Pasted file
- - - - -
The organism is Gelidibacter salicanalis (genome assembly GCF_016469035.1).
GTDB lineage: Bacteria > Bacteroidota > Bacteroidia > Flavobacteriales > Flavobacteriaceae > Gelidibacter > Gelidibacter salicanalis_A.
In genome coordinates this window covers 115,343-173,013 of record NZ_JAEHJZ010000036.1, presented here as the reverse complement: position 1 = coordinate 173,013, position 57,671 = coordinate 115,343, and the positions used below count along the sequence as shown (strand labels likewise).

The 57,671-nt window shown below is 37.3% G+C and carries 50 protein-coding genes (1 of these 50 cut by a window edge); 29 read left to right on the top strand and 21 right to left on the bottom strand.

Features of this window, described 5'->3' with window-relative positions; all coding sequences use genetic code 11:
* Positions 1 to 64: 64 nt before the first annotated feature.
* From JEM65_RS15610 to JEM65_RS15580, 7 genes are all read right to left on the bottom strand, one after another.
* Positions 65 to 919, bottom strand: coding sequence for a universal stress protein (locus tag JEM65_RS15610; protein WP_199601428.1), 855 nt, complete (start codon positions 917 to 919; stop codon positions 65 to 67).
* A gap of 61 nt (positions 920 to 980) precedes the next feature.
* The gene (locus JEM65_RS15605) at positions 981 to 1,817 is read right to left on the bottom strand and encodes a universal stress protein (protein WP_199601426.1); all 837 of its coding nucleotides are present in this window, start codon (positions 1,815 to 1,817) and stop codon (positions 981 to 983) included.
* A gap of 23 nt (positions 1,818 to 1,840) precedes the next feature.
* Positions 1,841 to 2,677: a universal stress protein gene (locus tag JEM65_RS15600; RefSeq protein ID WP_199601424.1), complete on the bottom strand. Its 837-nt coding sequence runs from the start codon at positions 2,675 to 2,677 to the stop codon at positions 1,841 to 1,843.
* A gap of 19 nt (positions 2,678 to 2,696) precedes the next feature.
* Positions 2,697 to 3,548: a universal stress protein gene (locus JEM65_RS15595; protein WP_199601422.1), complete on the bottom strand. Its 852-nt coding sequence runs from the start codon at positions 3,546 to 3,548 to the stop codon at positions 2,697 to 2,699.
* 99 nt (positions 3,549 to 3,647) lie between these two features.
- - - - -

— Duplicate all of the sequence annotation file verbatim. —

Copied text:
The organism is Gelidibacter salicanalis (genome assembly GCF_016469035.1).
GTDB lineage: Bacteria > Bacteroidota > Bacteroidia > Flavobacteriales > Flavobacteriaceae > Gelidibacter > Gelidibacter salicanalis_A.
In genome coordinates this window covers 115,343-173,013 of record NZ_JAEHJZ010000036.1, presented here as the reverse complement: position 1 = coordinate 173,013, position 57,671 = coordinate 115,343, and the positions used below count along the sequence as shown (strand labels likewise).

The 57,671-nt window shown below is 37.3% G+C and carries 50 protein-coding genes (1 of these 50 cut by a window edge); 29 read left to right on the top strand and 21 right to left on the bottom strand.

Features of this window, described 5'->3' with window-relative positions; all coding sequences use genetic code 11:
* Positions 1 to 64: 64 nt before the first annotated feature.
* From JEM65_RS15610 to JEM65_RS15580, 7 genes are all read right to left on the bottom strand, one after another.
* Positions 65 to 919, bottom strand: coding sequence for a universal stress protein (locus tag JEM65_RS15610; protein WP_199601428.1), 855 nt, complete (start codon positions 917 to 919; stop codon positions 65 to 67).
* A gap of 61 nt (positions 920 to 980) precedes the next feature.
* The gene (locus JEM65_RS15605) at positions 981 to 1,817 is read right to left on the bottom strand and encodes a universal stress protein (protein WP_199601426.1); all 837 of its coding nucleotides are present in this window, start codon (positions 1,815 to 1,817) and stop codon (positions 981 to 983) included.
* A gap of 23 nt (positions 1,818 to 1,840) precedes the next feature.
* Positions 1,841 to 2,677: a universal stress protein gene (locus tag JEM65_RS15600; RefSeq protein ID WP_199601424.1), complete on the bottom strand. Its 837-nt coding sequence runs from the start codon at positions 2,675 to 2,677 to the stop codon at positions 1,841 to 1,843.
* A gap of 19 nt (positions 2,678 to 2,696) precedes the next feature.
* Positions 2,697 to 3,548: a universal stress protein gene (locus JEM65_RS15595; protein WP_199601422.1), complete on the bottom strand. Its 852-nt coding sequence runs from the start codon at positions 3,546 to 3,548 to the stop codon at positions 2,697 to 2,699.
* 99 nt (positions 3,549 to 3,647) lie between these two features.